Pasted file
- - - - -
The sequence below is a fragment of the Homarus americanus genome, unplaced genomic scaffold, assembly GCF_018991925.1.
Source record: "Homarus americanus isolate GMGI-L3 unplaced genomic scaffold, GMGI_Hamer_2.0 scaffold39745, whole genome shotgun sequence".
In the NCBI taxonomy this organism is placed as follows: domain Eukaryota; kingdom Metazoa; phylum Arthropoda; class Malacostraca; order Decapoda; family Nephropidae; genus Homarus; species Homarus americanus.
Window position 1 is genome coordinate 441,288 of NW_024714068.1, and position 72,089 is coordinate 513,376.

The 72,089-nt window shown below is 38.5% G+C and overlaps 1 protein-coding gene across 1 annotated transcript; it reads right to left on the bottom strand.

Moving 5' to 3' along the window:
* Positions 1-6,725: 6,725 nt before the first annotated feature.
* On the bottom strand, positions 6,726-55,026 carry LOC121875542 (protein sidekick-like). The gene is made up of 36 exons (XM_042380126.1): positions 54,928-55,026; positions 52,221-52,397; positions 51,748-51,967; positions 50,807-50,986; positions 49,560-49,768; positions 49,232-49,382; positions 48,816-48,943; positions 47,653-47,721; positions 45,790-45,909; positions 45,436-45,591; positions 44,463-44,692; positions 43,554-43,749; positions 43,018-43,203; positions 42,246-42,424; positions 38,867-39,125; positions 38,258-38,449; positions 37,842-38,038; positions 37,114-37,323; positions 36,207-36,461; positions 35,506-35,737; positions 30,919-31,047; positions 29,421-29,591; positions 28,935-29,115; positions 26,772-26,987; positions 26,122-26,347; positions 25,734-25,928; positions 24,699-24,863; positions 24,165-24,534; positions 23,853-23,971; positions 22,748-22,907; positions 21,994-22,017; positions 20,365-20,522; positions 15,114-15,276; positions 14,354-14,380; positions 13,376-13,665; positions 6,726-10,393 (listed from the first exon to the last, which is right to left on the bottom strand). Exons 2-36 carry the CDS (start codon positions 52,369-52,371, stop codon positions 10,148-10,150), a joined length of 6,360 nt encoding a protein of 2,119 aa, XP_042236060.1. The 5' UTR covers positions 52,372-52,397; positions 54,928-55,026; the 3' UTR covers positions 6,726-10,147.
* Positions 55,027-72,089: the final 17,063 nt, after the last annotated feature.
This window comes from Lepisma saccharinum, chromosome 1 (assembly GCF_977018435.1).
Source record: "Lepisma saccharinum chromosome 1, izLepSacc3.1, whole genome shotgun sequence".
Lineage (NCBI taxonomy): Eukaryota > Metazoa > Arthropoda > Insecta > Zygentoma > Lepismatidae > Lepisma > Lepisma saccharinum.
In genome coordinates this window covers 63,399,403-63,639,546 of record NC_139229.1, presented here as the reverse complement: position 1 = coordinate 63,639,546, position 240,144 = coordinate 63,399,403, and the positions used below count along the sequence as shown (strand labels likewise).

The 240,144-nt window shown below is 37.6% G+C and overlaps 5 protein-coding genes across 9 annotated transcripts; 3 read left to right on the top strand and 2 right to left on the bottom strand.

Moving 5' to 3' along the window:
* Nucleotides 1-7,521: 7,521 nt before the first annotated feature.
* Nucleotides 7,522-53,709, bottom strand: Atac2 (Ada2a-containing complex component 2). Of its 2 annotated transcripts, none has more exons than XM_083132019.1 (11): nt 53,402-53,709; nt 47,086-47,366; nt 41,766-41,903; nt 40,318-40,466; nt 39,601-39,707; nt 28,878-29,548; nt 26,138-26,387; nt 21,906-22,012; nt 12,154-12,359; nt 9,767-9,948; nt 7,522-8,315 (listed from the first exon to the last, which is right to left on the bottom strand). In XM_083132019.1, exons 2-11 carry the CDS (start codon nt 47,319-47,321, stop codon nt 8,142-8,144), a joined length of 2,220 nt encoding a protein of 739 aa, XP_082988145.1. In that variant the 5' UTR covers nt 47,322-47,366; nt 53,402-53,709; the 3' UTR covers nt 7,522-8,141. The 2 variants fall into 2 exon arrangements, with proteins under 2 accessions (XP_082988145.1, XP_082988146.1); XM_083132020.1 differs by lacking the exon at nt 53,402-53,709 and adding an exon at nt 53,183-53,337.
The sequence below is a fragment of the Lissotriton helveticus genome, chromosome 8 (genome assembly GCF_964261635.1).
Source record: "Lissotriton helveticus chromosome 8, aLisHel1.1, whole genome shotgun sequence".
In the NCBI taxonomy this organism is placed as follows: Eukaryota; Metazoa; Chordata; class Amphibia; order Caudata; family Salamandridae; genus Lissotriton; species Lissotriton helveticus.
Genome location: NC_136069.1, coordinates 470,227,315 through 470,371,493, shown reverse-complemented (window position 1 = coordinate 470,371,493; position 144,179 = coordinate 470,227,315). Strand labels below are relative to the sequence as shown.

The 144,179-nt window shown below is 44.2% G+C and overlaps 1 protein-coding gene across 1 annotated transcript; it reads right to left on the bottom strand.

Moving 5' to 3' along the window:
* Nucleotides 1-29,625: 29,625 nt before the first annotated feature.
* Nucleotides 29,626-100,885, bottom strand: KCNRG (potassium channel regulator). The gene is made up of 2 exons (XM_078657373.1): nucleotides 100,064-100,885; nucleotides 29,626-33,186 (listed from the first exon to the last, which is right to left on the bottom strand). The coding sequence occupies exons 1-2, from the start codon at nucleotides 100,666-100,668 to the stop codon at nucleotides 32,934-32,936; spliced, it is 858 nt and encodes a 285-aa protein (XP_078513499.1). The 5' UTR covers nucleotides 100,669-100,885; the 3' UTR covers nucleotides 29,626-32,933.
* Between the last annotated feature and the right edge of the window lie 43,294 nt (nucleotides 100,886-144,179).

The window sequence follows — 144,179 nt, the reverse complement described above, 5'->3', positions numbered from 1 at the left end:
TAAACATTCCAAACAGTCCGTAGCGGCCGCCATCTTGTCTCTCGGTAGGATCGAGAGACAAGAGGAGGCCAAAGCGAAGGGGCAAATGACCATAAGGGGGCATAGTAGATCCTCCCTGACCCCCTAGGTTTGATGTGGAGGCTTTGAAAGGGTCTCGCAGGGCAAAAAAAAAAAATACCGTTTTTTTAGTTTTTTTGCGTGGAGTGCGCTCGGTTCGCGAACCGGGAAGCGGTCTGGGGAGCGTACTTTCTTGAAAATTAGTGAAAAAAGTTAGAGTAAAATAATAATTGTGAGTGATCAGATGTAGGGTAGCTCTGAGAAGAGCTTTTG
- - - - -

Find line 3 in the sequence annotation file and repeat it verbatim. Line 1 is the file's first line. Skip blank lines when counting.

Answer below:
In the NCBI taxonomy this organism is placed as follows: domain Eukaryota; kingdom Metazoa; phylum Arthropoda; class Malacostraca; order Decapoda; family Nephropidae; genus Homarus; species Homarus americanus.